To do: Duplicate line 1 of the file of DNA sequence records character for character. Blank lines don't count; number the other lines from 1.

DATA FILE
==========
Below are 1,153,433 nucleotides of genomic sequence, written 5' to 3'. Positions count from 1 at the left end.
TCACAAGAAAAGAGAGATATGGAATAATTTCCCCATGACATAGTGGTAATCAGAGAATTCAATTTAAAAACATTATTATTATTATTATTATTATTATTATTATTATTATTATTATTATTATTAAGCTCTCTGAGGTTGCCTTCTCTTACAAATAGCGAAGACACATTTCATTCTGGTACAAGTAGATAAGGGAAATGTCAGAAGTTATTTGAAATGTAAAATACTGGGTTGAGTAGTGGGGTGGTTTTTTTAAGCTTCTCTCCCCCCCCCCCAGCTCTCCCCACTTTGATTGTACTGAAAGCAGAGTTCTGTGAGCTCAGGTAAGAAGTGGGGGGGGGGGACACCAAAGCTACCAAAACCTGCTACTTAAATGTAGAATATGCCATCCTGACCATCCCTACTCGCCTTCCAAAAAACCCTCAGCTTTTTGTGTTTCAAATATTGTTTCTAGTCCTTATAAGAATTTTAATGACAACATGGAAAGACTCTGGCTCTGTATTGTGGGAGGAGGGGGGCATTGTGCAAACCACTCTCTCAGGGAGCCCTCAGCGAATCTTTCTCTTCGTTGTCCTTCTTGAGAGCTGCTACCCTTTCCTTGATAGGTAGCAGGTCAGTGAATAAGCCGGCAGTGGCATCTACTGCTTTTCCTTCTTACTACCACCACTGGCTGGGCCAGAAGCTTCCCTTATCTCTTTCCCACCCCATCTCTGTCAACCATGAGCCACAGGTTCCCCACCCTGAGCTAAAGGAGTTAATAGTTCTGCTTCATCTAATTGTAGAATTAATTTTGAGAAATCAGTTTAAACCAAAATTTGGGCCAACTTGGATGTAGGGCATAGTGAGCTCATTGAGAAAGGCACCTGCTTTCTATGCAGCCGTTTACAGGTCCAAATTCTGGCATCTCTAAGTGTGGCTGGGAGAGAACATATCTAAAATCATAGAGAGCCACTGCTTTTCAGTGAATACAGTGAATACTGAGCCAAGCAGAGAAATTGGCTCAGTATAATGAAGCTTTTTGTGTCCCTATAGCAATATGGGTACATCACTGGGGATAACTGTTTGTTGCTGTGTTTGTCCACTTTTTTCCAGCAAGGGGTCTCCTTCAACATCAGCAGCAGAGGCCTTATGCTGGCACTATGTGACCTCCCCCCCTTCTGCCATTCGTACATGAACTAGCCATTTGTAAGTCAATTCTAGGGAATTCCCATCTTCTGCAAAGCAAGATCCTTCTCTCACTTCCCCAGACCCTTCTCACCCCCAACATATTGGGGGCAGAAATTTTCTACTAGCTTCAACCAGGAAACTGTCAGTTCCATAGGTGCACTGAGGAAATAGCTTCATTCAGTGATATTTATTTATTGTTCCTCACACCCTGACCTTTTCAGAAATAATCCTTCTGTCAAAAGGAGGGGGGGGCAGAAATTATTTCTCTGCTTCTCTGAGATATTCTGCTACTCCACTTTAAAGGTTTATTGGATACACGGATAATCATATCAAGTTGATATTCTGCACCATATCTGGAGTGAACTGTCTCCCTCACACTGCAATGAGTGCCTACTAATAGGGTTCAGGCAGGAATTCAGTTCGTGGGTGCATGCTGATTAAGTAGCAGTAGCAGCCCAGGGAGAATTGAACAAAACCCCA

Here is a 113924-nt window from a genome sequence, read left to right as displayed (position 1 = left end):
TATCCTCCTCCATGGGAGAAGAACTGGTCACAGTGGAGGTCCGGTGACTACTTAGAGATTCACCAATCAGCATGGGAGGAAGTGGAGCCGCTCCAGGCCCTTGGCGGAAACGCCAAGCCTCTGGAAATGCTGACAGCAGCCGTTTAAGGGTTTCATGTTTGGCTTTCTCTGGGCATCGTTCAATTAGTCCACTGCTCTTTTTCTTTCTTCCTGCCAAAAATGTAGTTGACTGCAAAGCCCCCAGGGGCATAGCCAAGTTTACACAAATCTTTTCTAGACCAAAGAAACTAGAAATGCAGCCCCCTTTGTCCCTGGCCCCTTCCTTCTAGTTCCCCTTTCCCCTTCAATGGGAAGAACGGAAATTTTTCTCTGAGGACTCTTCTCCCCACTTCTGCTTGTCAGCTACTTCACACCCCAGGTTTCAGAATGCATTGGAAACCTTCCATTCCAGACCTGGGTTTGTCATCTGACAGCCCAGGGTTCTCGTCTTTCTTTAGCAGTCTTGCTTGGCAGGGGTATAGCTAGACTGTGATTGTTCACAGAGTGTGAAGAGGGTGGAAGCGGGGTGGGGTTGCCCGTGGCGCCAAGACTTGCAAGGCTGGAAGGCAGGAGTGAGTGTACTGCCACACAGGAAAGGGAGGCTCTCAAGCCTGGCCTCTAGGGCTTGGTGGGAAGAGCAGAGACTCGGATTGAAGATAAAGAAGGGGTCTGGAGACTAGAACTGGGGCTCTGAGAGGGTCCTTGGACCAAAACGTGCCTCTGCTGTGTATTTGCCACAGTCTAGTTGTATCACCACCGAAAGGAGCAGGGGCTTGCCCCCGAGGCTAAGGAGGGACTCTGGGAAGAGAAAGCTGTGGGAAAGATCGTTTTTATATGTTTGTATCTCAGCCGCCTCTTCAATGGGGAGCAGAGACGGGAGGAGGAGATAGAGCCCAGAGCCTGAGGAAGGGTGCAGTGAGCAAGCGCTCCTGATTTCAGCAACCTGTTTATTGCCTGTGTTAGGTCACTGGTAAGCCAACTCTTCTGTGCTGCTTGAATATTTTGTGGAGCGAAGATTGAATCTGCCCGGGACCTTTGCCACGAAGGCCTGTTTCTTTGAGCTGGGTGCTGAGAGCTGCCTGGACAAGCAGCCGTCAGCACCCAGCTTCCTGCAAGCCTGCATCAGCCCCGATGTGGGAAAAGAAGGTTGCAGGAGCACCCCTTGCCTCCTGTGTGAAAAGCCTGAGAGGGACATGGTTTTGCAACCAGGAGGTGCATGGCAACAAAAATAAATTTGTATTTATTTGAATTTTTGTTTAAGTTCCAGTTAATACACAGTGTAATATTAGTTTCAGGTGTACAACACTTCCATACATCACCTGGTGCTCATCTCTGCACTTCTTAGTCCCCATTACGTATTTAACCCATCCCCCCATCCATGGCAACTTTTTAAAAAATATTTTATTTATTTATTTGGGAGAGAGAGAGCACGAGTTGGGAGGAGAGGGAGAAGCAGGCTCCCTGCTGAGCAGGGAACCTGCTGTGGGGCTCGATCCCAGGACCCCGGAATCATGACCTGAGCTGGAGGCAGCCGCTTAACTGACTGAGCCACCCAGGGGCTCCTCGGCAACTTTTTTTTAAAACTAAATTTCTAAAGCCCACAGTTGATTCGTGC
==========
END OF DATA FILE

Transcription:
Below are 1,153,433 nucleotides of genomic sequence, written 5' to 3'. Positions count from 1 at the left end.